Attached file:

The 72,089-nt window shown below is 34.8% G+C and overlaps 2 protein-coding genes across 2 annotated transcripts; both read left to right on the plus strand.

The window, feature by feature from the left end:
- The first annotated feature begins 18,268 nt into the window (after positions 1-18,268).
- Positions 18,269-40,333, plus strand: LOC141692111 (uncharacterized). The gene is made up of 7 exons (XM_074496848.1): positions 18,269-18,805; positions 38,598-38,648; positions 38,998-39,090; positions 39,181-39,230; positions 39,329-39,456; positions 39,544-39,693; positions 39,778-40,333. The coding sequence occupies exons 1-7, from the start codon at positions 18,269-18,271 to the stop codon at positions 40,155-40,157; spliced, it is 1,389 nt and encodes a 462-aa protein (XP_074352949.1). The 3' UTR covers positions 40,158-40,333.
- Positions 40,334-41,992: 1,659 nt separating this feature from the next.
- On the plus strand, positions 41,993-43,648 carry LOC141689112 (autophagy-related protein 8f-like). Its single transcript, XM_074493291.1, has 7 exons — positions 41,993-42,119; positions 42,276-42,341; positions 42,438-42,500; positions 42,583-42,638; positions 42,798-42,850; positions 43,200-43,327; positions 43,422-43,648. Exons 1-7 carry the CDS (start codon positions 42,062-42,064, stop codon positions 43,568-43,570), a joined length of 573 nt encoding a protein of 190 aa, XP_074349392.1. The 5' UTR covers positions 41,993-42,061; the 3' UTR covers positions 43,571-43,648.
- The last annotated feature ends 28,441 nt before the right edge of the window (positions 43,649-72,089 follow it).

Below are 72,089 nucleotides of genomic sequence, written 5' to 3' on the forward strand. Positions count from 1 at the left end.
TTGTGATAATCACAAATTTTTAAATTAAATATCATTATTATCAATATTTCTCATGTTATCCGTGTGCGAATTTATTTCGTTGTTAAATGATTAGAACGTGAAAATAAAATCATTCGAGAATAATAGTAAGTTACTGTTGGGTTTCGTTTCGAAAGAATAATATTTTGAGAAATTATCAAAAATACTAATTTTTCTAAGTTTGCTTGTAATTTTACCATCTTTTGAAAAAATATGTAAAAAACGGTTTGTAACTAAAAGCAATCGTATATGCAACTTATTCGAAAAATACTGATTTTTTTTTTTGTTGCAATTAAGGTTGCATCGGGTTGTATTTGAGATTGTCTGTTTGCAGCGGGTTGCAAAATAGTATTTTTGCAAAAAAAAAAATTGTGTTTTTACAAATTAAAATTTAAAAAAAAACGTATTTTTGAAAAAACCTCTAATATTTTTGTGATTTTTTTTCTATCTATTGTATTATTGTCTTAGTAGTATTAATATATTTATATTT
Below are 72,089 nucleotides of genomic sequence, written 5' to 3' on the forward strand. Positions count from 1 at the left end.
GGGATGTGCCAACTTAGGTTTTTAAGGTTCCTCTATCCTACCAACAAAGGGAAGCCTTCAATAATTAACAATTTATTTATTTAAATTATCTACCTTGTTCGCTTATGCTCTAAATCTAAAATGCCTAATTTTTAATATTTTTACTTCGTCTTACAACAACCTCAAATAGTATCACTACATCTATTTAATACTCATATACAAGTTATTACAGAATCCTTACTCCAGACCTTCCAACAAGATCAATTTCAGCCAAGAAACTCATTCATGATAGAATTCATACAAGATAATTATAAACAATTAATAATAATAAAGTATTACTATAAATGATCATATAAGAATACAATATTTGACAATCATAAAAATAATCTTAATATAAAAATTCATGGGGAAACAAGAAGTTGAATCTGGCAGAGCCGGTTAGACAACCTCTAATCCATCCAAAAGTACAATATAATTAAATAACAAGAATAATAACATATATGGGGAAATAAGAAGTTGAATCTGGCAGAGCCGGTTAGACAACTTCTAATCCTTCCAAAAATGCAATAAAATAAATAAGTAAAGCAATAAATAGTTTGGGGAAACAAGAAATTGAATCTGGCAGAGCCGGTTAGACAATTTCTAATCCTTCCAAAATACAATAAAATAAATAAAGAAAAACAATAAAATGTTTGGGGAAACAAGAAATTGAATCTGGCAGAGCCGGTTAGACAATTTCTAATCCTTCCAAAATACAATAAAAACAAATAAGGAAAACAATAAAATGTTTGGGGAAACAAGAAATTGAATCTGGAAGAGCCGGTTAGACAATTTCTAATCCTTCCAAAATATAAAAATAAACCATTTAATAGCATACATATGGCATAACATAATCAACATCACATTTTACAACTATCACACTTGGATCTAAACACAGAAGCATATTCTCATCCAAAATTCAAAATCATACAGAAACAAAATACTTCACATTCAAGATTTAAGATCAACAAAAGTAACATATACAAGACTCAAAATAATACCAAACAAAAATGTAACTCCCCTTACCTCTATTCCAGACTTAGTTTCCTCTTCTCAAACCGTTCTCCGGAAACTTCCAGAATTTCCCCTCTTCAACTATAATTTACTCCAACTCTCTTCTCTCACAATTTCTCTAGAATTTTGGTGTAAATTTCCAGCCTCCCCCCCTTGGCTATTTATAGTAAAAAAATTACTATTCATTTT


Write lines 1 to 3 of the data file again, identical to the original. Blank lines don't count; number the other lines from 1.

The 72,089-nt window shown below is 34.8% G+C and overlaps 2 protein-coding genes across 2 annotated transcripts; both read left to right on the plus strand.

The window, feature by feature from the left end:
- The first annotated feature begins 18,268 nt into the window (after positions 1-18,268).